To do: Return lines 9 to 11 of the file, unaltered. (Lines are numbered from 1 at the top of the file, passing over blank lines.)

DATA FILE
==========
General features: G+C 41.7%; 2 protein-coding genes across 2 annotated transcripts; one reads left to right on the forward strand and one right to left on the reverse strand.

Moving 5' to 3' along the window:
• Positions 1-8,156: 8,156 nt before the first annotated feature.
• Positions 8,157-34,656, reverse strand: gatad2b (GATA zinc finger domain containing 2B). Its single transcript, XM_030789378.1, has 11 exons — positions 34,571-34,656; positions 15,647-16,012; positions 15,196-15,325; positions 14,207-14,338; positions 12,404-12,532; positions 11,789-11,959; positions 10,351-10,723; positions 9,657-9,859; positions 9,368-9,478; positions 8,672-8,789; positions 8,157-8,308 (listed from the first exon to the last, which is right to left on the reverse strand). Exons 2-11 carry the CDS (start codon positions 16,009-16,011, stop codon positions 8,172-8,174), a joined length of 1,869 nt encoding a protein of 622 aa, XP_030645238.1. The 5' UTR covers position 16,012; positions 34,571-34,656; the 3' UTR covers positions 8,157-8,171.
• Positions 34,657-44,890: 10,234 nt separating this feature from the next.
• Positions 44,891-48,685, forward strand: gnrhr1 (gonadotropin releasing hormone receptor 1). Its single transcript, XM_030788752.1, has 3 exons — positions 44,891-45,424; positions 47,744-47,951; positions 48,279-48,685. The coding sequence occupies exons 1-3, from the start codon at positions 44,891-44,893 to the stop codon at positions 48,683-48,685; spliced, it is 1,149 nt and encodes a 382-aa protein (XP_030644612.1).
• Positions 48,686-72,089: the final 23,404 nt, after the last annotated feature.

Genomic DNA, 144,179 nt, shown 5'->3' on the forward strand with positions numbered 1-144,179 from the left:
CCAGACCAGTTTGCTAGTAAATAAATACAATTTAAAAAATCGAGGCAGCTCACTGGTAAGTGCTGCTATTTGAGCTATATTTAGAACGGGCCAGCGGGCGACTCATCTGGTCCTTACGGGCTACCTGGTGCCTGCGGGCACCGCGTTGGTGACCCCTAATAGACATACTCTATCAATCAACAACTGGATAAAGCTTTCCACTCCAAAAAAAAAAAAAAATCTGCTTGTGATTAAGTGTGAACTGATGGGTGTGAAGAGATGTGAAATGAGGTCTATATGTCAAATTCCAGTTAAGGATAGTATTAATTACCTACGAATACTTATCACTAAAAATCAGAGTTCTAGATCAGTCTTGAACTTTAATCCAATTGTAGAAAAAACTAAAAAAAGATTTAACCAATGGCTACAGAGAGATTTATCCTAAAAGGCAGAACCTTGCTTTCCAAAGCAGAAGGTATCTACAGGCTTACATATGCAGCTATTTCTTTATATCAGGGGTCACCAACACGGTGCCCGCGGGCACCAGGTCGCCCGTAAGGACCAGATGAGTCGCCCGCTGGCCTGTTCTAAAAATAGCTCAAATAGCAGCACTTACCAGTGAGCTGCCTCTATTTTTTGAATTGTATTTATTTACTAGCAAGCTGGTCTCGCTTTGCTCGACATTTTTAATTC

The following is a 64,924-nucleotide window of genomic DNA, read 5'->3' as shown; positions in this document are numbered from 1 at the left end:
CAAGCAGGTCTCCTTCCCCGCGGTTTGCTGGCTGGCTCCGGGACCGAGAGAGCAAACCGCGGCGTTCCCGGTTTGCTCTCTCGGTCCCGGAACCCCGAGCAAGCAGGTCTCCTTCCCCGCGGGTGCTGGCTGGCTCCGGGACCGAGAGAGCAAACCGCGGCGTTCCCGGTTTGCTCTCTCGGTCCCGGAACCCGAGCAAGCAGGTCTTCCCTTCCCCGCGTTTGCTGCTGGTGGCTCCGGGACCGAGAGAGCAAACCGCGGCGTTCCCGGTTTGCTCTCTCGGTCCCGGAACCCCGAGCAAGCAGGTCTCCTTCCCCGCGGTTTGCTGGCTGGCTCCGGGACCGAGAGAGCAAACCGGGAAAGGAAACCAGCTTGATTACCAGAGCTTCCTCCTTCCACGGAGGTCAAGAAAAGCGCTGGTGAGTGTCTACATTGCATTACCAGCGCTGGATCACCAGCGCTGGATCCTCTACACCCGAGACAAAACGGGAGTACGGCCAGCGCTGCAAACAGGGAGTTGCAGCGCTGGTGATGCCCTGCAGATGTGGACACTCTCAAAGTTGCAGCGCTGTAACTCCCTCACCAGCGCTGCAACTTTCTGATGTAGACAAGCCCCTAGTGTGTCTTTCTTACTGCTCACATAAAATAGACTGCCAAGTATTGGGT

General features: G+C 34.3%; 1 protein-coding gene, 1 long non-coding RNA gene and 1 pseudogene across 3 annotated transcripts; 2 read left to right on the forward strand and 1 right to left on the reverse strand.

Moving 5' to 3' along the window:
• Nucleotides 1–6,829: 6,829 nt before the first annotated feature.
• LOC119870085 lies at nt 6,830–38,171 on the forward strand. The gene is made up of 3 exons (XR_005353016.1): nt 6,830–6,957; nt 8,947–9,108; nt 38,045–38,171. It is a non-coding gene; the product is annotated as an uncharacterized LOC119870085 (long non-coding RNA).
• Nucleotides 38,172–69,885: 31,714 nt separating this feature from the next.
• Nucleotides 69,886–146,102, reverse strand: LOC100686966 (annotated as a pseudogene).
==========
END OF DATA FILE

CCAGACCAGTTTGCTAGTAAATAAATACAATTTAAAAAATCGAGGCAGCTCACTGGTAAGTGCTGCTATTTGAGCTATATTTAGAACGGGCCAGCGGGCGACTCATCTGGTCCTTACGGGCTACCTGGTGCCTGCGGGCACCGCGTTGGTGACCCCTAATAGACATACTCTATCAATCAACAACTGGATAAAGCTTTCCACTCCAAAAAAAAAAAAAAATCTGCTTGTGATTAAGTGTGAACTGATGGGTGTGAAGAGATGTGAAATGAGGTCTATATGTCAAATTCCAGTTAAGGATAGTATTAATTACCTACGAATACTTATCACTAAAAATCAGAGTTCTAGATCAGTCTTGAACTTTAATCCAATTGTAGAAAAAACTAAAAAAAGATTTAACCAATGGCTACAGAGAGATTTATCCTAAAAGGCAGAACCTTGCTTTCCAAAGCAGAAGGTATCTACAGGCTTACATATGCAGCTATTTCTTTATATCAGGGGTCACCAACACGGTGCCCGCGGGCACCAGGTCGCCCGTAAGGACCAGATGAGTCGCCCGCTGGCCTGTTCTAAAAATAGCTCAAATAGCAGCACTTACCAGTGAGCTGCCTCTATTTTTTGAATTGTATTTATTTACTAGCAAGCTGGTCTCGCTTTGCTCGACATTTTTAATTC

The following is a 64,924-nucleotide window of genomic DNA, read 5'->3' as shown; positions in this document are numbered from 1 at the left end:
CAAGCAGGTCTCCTTCCCCGCGGTTTGCTGGCTGGCTCCGGGACCGAGAGAGCAAACCGCGGCGTTCCCGGTTTGCTCTCTCGGTCCCGGAACCCCGAGCAAGCAGGTCTCCTTCCCCGCGGGTGCTGGCTGGCTCCGGGACCGAGAGAGCAAACCGCGGCGTTCCCGGTTTGCTCTCTCGGTCCCGGAACCCGAGCAAGCAGGTCTTCCCTTCCCCGCGTTTGCTGCTGGTGGCTCCGGGACCGAGAGAGCAAACCGCGGCGTTCCCGGTTTGCTCTCTCGGTCCCGGAACCCCGAGCAAGCAGGTCTCCTTCCCCGCGGTTTGCTGGCTGGCTCCGGGACCGAGAGAGCAAACCGGGAAAGGAAACCAGCTTGATTACCAGAGCTTCCTCCTTCCACGGAGGTCAAGAAAAGCGCTGGTGAGTGTCTACATTGCATTACCAGCGCTGGATCACCAGCGCTGGATCCTCTACACCCGAGACAAAACGGGAGTACGGCCAGCGCTGCAAACAGGGAGTTGCAGCGCTGGTGATGCCCTGCAGATGTGGACACTCTCAAAGTTGCAGCGCTGTAACTCCCTCACCAGCGCTGCAACTTTCTGATGTAGACAAGCCCCTAGTGTGTCTTTCTTACTGCTCACATAAAATAGACTGCCAAGTATTGGGT